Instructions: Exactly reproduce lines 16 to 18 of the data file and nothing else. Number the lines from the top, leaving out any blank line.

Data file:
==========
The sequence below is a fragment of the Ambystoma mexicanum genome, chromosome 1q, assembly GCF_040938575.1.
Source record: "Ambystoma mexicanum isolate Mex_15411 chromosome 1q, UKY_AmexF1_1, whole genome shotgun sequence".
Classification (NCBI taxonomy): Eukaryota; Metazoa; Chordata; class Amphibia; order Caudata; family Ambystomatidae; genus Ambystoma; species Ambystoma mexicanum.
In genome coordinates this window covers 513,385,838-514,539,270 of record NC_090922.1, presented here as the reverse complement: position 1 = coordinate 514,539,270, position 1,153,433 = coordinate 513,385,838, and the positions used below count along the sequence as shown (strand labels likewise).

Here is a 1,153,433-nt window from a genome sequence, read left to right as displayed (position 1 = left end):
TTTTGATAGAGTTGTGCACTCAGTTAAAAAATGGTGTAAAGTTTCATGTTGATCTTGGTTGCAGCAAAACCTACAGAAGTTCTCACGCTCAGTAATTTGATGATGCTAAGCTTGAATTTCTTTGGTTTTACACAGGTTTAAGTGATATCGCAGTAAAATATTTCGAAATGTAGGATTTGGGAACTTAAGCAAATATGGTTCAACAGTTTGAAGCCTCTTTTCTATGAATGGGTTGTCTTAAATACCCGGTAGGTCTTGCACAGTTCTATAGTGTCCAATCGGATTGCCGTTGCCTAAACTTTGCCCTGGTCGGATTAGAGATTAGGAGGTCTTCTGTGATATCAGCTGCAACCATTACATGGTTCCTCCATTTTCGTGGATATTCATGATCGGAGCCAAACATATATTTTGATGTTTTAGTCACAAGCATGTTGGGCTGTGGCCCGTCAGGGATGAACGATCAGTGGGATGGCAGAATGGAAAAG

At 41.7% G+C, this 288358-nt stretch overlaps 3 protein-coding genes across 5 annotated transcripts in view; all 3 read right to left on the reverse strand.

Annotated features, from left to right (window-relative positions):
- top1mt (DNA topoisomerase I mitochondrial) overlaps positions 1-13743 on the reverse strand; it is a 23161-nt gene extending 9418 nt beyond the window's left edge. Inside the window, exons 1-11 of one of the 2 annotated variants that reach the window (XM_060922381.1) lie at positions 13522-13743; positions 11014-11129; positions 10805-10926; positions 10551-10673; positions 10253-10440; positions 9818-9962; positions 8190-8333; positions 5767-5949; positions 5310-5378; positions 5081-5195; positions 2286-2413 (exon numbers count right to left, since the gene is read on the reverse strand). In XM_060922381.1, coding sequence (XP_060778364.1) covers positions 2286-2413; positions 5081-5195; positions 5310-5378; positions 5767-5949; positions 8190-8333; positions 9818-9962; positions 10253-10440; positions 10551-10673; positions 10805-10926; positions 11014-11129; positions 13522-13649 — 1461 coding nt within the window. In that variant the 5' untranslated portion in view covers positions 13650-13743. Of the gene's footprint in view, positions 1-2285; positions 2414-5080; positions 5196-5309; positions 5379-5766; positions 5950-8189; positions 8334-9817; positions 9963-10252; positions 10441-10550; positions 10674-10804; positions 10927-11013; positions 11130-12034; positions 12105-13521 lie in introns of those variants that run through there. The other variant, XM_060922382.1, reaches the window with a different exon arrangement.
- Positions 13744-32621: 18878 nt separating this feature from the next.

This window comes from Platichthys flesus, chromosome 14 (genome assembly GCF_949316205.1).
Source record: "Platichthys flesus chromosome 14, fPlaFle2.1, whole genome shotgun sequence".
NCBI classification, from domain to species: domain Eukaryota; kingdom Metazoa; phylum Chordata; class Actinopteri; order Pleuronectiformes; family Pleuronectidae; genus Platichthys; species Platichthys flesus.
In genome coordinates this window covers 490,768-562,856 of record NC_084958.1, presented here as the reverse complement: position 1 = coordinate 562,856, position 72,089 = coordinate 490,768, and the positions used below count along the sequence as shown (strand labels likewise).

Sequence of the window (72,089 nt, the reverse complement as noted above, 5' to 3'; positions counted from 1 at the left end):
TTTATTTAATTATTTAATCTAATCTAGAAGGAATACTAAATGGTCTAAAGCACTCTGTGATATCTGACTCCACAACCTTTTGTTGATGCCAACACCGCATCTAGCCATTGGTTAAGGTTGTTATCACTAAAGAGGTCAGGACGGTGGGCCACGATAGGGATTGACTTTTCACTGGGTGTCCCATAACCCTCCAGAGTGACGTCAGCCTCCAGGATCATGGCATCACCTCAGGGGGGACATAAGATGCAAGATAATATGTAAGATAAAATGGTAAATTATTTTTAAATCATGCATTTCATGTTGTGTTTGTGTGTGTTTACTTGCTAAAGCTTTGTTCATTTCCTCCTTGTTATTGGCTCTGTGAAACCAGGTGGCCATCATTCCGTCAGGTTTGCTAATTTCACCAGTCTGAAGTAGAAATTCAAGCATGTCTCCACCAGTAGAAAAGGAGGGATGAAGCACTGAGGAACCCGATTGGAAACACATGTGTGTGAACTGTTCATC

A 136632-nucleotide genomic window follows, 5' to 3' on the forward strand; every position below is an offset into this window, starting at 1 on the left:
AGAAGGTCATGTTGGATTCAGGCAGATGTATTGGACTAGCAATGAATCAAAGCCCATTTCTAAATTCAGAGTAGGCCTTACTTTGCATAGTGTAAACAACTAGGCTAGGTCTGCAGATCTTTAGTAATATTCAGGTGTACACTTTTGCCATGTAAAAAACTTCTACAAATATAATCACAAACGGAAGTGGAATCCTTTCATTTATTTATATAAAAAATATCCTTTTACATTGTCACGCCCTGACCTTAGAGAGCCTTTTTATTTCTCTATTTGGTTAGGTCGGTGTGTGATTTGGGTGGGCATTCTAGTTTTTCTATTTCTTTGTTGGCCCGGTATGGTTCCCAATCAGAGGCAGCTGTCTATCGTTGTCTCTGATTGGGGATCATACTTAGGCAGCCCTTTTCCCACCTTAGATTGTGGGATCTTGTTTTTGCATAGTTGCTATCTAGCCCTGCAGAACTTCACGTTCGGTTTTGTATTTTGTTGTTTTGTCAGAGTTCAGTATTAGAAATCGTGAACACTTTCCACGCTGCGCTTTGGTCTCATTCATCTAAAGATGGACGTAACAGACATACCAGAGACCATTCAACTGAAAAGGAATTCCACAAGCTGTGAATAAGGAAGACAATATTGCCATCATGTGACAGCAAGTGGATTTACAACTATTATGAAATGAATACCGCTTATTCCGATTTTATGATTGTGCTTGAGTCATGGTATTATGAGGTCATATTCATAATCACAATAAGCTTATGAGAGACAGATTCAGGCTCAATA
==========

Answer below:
TTTATTTAATTATTTAATCTAATCTAGAAGGAATACTAAATGGTCTAAAGCACTCTGTGATATCTGACTCCACAACCTTTTGTTGATGCCAACACCGCATCTAGCCATTGGTTAAGGTTGTTATCACTAAAGAGGTCAGGACGGTGGGCCACGATAGGGATTGACTTTTCACTGGGTGTCCCATAACCCTCCAGAGTGACGTCAGCCTCCAGGATCATGGCATCACCTCAGGGGGGACATAAGATGCAAGATAATATGTAAGATAAAATGGTAAATTATTTTTAAATCATGCATTTCATGTTGTGTTTGTGTGTGTTTACTTGCTAAAGCTTTGTTCATTTCCTCCTTGTTATTGGCTCTGTGAAACCAGGTGGCCATCATTCCGTCAGGTTTGCTAATTTCACCAGTCTGAAGTAGAAATTCAAGCATGTCTCCACCAGTAGAAAAGGAGGGATGAAGCACTGAGGAACCCGATTGGAAACACATGTGTGTGAACTGTTCATC

A 136632-nucleotide genomic window follows, 5' to 3' on the forward strand; every position below is an offset into this window, starting at 1 on the left:
AGAAGGTCATGTTGGATTCAGGCAGATGTATTGGACTAGCAATGAATCAAAGCCCATTTCTAAATTCAGAGTAGGCCTTACTTTGCATAGTGTAAACAACTAGGCTAGGTCTGCAGATCTTTAGTAATATTCAGGTGTACACTTTTGCCATGTAAAAAACTTCTACAAATATAATCACAAACGGAAGTGGAATCCTTTCATTTATTTATATAAAAAATATCCTTTTACATTGTCACGCCCTGACCTTAGAGAGCCTTTTTATTTCTCTATTTGGTTAGGTCGGTGTGTGATTTGGGTGGGCATTCTAGTTTTTCTATTTCTTTGTTGGCCCGGTATGGTTCCCAATCAGAGGCAGCTGTCTATCGTTGTCTCTGATTGGGGATCATACTTAGGCAGCCCTTTTCCCACCTTAGATTGTGGGATCTTGTTTTTGCATAGTTGCTATCTAGCCCTGCAGAACTTCACGTTCGGTTTTGTATTTTGTTGTTTTGTCAGAGTTCAGTATTAGAAATCGTGAACACTTTCCACGCTGCGCTTTGGTCTCATTCATCTAAAGATGGACGTAACAGACATACCAGAGACCATTCAACTGAAAAGGAATTCCACAAGCTGTGAATAAGGAAGACAATATTGCCATCATGTGACAGCAAGTGGATTTACAACTATTATGAAATGAATACCGCTTATTCCGATTTTATGATTGTGCTTGAGTCATGGTATTATGAGGTCATATTCATAATCACAATAAGCTTATGAGAGACAGATTCAGGCTCAATA